Filed Under (Ethnomusicology, General) by Rob on 18-03-2007

Off again on Weds, 7th March for another song-writing workshop, this time with the Gangam people of northern Togo.

Thankfully, an SIL colleague offers to come along to see the north and to help with the driving. Phew! We arrive in Kara on the Wednesday afternoon, then we’re off early the next morning, through Baga and further north. After about 90 mins driving, we turn right down a dirt track towards Gando, which seems to take an age. In fact, we begin to doubt this is the right road, so stop to ask a lady. She speaks no French (so definitely no English!) so I point forwards and say ‘Gando’ loudly. She nods and repeats ‘Gando’ so I figure we’re on the right road!

We arrive at the centre at about 9:00am – here it is:


However, nobody is there apart from the translators. I’ve had problems getting in touch with the guy here, so hope he’s remembered the workshop is on. The translators obligingly ‘phone the guy and he soon arrives and says he’ll round folk up! Two people arrive at 9:45 and by 11:00am we have five! Oh dear – will we have to cancel this workshop? Five is barely enough, but I guess we can do something, so we make a start (aware that lunchtime is not far away!) By 11:30, we have eleven people, which is encouraging. Ultimately, we end up with up to 15!

One of the guys is wearing a ‘Britney Spears’ t-shirt. I keep looking at it and all I can think of is what she looks like now, with no hair!


At 12:30, we have a break for them to go home and eat. Although I tell them we’ll reconvene at 2:00, the first arrives at 2:30 and everyone by 3:00! I guess not many of them have watches.


We get into 3 groups and begin composing in different genres. These folks compose FAST!!! In fact, you could almost say that composing is a form of improvisation to them, as they start singing almost at once. For those interested, here are the main genres which exist in Nawdm music (scroll down is it’s not of interest!)

  • Inawuuyuon: Used during the ‘Tinawur’ ceremony (a know of right of passage).
  • Ijiguyuon: Sung when beating the millet.
  • Icencencieyoun: Sung when beating down the ground to build a house on it.
  • Inopuogbenyuon: A song of rejoicing, sung by women.
  • Ikonyuon: Sung during rites of passage to adulthood.
  • Ikunyuon: During funerals/funeral ‘celebrations’.
  • Inonkponyuon: For hunting
  • Ikokolyuon: Sung when building up the earth around yams on a plantation.
  • Kipeñunyuon: Ploughing the fields.
  • Ibuyuon: For fetish rituals (agreed we wouldn’t used this in our compositions due to its associations and possible misunderstandings).
  • Ikonduunyuon: Sung at weddings.
  • Itelnyuon: Sung when telling a story.

We finish at 5:00pm with 3 songs composed. We remind them of the prompt start (7:30am) and point out that that’s the time schools start, so they only have to watch when the school kids are leaving to be on time!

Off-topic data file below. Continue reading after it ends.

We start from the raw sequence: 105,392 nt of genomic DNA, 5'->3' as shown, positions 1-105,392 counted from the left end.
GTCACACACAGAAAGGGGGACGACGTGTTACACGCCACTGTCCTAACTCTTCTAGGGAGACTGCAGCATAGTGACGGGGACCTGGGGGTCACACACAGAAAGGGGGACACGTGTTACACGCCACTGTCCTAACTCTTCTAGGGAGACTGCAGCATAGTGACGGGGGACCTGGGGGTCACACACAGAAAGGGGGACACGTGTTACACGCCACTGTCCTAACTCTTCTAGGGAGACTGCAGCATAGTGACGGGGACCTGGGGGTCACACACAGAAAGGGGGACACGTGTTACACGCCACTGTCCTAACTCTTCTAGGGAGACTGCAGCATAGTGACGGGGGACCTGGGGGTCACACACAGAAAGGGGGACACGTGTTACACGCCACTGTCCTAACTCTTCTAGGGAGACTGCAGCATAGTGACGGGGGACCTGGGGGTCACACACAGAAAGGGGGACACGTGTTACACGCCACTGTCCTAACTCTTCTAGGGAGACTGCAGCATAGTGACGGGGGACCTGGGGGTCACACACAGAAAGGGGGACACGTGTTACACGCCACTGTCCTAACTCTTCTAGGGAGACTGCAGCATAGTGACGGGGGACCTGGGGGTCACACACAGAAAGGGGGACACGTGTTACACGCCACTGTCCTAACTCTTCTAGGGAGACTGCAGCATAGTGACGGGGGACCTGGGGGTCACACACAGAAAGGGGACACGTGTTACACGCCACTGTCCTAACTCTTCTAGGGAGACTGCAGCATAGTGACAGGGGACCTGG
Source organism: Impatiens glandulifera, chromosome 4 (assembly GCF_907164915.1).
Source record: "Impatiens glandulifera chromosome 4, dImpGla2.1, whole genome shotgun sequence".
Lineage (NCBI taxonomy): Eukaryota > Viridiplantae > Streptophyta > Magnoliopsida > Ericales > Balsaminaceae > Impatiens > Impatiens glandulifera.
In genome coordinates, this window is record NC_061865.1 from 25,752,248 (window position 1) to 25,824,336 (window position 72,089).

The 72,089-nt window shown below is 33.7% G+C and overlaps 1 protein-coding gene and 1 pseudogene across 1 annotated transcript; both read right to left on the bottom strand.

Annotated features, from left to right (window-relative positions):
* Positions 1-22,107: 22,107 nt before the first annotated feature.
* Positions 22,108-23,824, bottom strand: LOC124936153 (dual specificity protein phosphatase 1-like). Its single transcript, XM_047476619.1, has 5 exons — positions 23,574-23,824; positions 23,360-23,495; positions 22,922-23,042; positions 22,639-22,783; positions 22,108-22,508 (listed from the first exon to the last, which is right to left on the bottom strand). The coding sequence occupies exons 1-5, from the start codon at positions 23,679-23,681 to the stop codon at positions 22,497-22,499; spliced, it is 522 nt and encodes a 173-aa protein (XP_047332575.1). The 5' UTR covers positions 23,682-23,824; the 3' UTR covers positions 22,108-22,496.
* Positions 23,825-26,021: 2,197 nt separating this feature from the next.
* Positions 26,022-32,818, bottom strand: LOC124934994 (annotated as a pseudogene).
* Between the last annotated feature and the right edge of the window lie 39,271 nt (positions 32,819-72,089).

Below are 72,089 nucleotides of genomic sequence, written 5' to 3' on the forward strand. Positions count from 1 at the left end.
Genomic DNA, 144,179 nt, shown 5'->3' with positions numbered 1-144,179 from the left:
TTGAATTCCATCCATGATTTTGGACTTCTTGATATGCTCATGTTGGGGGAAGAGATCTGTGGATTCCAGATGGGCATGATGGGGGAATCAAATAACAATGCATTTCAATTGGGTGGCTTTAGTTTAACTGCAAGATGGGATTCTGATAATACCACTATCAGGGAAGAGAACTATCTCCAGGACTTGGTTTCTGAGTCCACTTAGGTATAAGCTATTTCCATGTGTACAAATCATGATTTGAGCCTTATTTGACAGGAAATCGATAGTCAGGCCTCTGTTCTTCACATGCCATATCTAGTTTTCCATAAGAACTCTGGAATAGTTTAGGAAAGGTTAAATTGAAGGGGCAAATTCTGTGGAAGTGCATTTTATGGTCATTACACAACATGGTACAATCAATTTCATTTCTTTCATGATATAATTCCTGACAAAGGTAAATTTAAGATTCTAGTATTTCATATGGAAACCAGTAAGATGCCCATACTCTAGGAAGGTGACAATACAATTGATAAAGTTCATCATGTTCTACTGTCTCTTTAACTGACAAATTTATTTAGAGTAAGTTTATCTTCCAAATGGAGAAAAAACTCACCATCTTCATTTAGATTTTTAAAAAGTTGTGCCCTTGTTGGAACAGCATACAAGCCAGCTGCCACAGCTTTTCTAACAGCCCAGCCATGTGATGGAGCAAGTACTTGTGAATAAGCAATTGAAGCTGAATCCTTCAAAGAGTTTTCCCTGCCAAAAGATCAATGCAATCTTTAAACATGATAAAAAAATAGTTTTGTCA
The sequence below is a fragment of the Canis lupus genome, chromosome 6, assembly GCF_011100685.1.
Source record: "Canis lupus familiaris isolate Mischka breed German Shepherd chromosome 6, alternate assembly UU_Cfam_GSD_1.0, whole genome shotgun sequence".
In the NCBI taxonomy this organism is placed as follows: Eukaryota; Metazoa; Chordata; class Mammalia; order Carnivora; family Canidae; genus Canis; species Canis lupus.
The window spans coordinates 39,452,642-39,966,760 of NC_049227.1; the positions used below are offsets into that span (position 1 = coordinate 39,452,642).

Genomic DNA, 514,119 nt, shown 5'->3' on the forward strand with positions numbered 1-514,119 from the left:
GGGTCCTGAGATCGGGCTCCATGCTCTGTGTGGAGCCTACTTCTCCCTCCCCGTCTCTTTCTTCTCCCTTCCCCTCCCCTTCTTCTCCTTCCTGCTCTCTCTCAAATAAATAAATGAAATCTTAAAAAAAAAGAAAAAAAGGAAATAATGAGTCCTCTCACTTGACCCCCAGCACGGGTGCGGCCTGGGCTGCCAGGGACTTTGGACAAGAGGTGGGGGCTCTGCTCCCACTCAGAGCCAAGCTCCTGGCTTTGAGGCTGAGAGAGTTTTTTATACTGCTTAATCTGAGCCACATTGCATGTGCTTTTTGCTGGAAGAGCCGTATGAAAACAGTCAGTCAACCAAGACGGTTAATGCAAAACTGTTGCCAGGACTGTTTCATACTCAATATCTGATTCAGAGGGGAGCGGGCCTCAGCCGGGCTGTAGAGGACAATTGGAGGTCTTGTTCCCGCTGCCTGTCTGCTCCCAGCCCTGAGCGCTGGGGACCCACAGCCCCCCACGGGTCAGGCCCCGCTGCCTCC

Day 2

Our hotel is somewhat basic. The room has a tin roof, a bed (with mozzie net) a table and a chair. There is also electricity some of the time, but no running water. So, it’s bucket shower first thing and the loo, too, needs water pouring down it. Still, at £1 a night, who’s complaining??? Here’s the bar next to the hotel.

The village is a decent size, but very village-like (ie totally different from Cotonou). Have a look:



(more photos on the gallery – click on either of these 2 to get there).

Anwyay, back to the workshop. It’s 8:00am and I’m finishing breakfast, thinking we said 7:30, but they’ll not be there yet, when I get a phone call from the co-ordinator blokay saying ‘They’ll all here waiting.’ How embarrassing! So, 5 mins drive to the centre and we’re off.


Six more songs composed today. In fact, you could say seven! One of the groups composed a song identical in melody to one yesterday! Thankfully, I’d made short recordings of each group as they composed, so was able to play yesterday’s similar song to them. They agree to alter theirs! Another obstacle was that one old lady was late arriving, so the rest of her group – all very young – were unable to compose as only she knew the local music well! That’s why it’s always important to have some old people on courses such as this!
Dinner at the hotel is couscous or spaghetti, with or without guinea fowl. As we arrive, the lady is in the process of plucking a guinea fowl. Mmmm!

Day 3

Off to an early start again and we begin recording. They have nine new Bible-based songs, in nine different genres (four of which have not been previously used in church, so it will be interesting to see how other folk react to them).

Here’s a photo of me with the whole group which attended:

A highlight was the arrival of these two old blokes, who were excellent players of the 3-holed flute and really added to the recording in a positive way.

Also, some great drumming and a lady (LHS) shaking a baobab pod filled with stones:


Done by midday and time to clear up:


Back to Kara in the afternoon, then off early the next morning again. In Dassa, they were serving CROCODILE with ginger! Couldn’t resist ordering it, but was unimpressed with the taste (and – strangely – the amount of fat!)

Thanks for reading – do leave a comment if you have time!

1 Comment posted on "Rob makes it to ‘real’ Africa…"
Bob Hall on March 30th, 2008 at 11:28 pm #

Great to see your photos Rob, and your website is teriffic.